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C. Tyler Wood Oral History Interview


Oral History Interview with
C. Tyler Wood

During the Truman Administration served as special assistant to the Assistant Secretary of State for Economic Affairs, alternate member U.N.R.R.A. council, 1945-46; deputy to Assistant Secretary of State, 1947-48; assistant to Deputy Administrator, E.C.A., 1948-49, Assistant Administrator for Operations, 1949-50; Deputy U.S. Special Representative in Europe, 1950-52; associate Deputy Director Mutual Security Agency, 1952-53.

Washington, D.C.
June 18, 1971
by Richard D. McKinzie and Theodore A. Wilson

[Notices and Restrictions | Interview Transcript | List of Subjects Discussed]


This is a transcript of a tape-recorded interview conducted for the Harry S. Truman Library. A draft of this transcript was edited by the interviewee but only minor emendations were made; therefore, the reader should remember that this is essentially a transcript of the spoken, rather than the written word.

Numbers appearing in square brackets (ex. [45]) within the transcript indicate the pagination in the original, hardcopy version of the oral history interview.

This oral history transcript may be read, quoted from, cited, and reproduced for purposes of research. It may not be published in full except by permission of the Harry S. Truman Library.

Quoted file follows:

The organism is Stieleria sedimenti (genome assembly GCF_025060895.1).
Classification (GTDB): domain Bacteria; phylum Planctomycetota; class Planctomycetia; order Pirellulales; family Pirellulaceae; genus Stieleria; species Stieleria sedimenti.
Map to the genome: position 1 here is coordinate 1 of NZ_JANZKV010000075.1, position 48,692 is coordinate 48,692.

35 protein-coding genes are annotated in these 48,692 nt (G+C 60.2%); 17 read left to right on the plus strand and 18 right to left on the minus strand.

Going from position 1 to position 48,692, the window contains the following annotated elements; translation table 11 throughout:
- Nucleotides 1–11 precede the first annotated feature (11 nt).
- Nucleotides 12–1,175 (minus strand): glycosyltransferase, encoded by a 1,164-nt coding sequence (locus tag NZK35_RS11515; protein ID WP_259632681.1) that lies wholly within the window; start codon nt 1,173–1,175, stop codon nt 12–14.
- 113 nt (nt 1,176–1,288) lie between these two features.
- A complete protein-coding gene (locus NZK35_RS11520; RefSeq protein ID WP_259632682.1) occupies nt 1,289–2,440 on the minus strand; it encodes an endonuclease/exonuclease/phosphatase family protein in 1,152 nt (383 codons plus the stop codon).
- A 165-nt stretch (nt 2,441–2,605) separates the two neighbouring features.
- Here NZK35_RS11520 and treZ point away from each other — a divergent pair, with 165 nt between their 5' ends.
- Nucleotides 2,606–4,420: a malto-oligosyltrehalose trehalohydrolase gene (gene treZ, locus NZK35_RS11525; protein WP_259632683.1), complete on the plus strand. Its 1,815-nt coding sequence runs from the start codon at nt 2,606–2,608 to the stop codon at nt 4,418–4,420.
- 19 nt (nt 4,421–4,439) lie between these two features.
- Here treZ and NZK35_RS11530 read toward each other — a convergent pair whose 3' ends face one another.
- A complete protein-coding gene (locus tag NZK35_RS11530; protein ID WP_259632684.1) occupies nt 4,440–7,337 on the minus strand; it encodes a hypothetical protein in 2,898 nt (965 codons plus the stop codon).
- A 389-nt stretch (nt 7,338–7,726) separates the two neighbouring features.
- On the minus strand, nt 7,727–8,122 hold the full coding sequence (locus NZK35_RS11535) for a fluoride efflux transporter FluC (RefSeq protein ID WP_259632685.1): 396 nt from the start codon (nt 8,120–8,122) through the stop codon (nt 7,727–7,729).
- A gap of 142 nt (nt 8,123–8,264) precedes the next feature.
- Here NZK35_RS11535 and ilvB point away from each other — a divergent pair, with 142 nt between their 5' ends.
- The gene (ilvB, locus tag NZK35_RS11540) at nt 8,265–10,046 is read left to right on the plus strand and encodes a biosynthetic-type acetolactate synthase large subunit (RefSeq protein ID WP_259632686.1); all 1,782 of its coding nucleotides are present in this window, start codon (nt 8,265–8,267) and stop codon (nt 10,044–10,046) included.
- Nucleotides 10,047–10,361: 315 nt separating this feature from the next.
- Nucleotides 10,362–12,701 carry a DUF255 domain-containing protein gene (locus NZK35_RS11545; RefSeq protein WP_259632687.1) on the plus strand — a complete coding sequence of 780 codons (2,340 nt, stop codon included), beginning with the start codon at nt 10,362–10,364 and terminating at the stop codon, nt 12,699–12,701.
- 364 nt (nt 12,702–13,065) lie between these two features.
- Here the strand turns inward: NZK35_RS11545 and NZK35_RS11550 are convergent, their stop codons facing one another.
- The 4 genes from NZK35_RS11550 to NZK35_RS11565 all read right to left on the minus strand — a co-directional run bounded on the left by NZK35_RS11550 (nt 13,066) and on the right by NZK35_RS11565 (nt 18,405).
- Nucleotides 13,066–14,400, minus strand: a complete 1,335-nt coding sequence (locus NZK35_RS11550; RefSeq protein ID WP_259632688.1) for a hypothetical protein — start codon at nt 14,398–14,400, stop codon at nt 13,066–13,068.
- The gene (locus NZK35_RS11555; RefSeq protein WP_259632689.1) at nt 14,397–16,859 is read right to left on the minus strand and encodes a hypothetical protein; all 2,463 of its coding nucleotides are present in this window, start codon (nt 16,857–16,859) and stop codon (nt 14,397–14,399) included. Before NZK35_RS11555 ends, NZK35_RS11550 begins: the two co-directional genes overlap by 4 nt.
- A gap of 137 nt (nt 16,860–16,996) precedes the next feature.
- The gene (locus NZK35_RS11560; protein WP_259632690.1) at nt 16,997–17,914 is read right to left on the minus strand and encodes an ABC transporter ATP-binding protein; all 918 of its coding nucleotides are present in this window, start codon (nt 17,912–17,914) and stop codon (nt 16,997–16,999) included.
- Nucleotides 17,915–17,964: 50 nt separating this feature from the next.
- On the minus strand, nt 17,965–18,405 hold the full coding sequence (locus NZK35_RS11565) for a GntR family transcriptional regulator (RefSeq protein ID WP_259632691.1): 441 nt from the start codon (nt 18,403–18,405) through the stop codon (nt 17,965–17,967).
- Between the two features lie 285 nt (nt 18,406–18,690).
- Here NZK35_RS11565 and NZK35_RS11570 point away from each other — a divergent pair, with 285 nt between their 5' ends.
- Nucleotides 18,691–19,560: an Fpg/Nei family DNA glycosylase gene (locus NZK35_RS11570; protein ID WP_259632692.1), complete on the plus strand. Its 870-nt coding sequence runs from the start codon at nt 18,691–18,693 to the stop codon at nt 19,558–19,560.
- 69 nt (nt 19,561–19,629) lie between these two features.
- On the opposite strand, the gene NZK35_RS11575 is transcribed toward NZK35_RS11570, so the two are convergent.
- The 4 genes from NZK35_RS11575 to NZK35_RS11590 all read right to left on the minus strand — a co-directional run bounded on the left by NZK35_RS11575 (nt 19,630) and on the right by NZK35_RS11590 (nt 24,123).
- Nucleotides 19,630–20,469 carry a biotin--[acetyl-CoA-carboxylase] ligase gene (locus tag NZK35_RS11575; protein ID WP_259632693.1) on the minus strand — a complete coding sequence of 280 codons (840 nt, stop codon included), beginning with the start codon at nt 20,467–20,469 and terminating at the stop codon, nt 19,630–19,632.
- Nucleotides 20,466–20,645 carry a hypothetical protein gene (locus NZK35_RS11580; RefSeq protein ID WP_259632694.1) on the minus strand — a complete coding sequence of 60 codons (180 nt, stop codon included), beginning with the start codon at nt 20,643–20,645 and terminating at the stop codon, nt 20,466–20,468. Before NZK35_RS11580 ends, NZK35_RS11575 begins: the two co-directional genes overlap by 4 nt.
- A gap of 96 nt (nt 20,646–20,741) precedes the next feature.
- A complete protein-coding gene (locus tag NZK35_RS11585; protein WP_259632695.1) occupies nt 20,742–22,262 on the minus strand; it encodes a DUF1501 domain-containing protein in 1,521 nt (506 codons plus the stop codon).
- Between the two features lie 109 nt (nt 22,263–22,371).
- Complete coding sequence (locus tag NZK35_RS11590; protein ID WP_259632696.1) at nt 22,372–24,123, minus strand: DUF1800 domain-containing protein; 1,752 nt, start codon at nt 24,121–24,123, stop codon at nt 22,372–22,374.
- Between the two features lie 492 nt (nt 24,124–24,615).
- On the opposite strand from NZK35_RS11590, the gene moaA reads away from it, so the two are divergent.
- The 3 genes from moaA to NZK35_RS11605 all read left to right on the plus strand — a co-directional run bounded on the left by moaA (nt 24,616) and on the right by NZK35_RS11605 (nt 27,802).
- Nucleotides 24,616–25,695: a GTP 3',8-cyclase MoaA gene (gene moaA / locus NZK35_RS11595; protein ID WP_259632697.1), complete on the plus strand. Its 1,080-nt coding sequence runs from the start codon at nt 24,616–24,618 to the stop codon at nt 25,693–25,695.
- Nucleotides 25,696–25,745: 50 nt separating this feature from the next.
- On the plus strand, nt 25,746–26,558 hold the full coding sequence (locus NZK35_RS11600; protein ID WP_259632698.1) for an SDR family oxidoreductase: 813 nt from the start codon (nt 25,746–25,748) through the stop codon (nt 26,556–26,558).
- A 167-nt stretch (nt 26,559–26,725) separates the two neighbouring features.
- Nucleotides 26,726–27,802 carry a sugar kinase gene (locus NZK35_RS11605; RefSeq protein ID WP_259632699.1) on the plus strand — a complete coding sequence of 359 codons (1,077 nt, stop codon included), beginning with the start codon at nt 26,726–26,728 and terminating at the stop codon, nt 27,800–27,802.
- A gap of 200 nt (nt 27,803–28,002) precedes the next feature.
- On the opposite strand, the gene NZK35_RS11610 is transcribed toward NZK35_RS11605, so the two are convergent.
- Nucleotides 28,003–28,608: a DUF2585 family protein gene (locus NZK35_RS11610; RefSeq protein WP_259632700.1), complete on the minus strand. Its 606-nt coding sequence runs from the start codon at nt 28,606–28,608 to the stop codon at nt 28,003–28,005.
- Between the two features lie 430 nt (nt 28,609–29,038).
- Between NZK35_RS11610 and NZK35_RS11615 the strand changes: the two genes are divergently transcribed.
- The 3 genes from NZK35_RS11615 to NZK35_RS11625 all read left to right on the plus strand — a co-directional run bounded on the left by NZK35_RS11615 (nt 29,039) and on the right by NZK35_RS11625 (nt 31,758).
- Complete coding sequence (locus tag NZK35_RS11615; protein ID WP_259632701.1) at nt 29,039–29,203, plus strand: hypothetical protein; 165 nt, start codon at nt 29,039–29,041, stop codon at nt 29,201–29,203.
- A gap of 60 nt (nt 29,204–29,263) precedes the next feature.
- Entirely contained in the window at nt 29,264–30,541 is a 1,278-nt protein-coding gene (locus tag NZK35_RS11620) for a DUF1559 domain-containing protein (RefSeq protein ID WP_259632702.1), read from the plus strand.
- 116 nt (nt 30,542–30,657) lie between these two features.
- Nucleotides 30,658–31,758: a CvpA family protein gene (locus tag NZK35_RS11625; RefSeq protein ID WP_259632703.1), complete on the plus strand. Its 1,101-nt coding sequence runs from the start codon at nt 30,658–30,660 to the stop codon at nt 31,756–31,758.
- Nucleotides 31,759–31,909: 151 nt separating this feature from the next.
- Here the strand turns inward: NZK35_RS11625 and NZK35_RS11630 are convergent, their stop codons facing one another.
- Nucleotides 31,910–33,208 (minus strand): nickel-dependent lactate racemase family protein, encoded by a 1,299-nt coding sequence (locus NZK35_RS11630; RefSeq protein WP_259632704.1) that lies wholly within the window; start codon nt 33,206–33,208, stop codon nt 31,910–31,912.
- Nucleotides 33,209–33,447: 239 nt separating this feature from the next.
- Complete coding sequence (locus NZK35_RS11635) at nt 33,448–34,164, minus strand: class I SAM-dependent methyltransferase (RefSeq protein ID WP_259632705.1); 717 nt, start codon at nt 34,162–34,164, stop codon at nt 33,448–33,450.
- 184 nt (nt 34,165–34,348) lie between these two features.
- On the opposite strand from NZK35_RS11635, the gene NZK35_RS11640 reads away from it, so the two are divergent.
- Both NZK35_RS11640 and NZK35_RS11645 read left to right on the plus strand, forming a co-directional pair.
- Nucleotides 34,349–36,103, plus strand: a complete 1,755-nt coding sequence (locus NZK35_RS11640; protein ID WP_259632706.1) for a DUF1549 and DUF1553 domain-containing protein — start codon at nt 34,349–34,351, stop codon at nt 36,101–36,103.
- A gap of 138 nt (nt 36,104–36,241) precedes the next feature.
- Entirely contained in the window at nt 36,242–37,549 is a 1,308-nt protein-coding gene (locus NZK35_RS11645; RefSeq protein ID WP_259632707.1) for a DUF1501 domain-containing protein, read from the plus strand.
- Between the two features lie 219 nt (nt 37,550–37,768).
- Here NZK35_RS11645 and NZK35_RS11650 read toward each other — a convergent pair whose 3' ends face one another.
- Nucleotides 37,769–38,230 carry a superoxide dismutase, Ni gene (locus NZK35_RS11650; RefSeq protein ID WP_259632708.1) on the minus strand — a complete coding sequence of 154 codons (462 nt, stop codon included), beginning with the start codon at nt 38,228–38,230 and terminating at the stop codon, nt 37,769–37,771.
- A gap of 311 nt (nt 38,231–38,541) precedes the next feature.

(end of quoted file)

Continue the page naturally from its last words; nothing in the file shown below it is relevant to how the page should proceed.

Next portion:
Opened December, 1981
Harry S. Truman Library
Independence, Missouri

[Top of the Page | Notices and Restrictions | Interview Transcript | List of Subjects Discussed]


Oral History Interview with
C. Tyler Wood


Washington, D.C.
June 18, 1971
by Richard D. McKinzie and Theodore A. Wilson



WILSON: You know, I think, something about our project.

WOOD: Yes, I've had one or two letters...

WILSON: Right.

WOOD: I've heard about it and I'm very eager to contribute anything I can to it because I had a tremendous admiration for Mr. Truman; not that I was in an exalted enough position to have much to do with him. But I did sit in with Paul Hoffman on a couple of the sessions with him



about personnel, with Donald Dawson; and I was privy to what was going on in the Marshall plan development. So, perhaps I may remember some things that will be of some help to you. I'm not totally sure my memory as to dates is reliable, I assure you.

WILSON: Well, those things of course, can be checked. I wouldn't be concerned about them in making some comment, even though you're not precisely sure that you have the exact day or even the exact person. What we've found in doing these interviews is that, one, it is the tone of policy -- the shadings of policy that come forth and are extremely useful to us. And, two, there are the relationships between people and between organizations, and if you're looking at documents and looking at records, that is sometimes difficult to fill in.

WOOD: That is very true.

WILSON: So it isn't exactly what was involved...



WOOD: Then one's memory on that sort of thing would be somewhat more reliable than just when something happened or who said what or...

WILSON: Yes. Very helpful.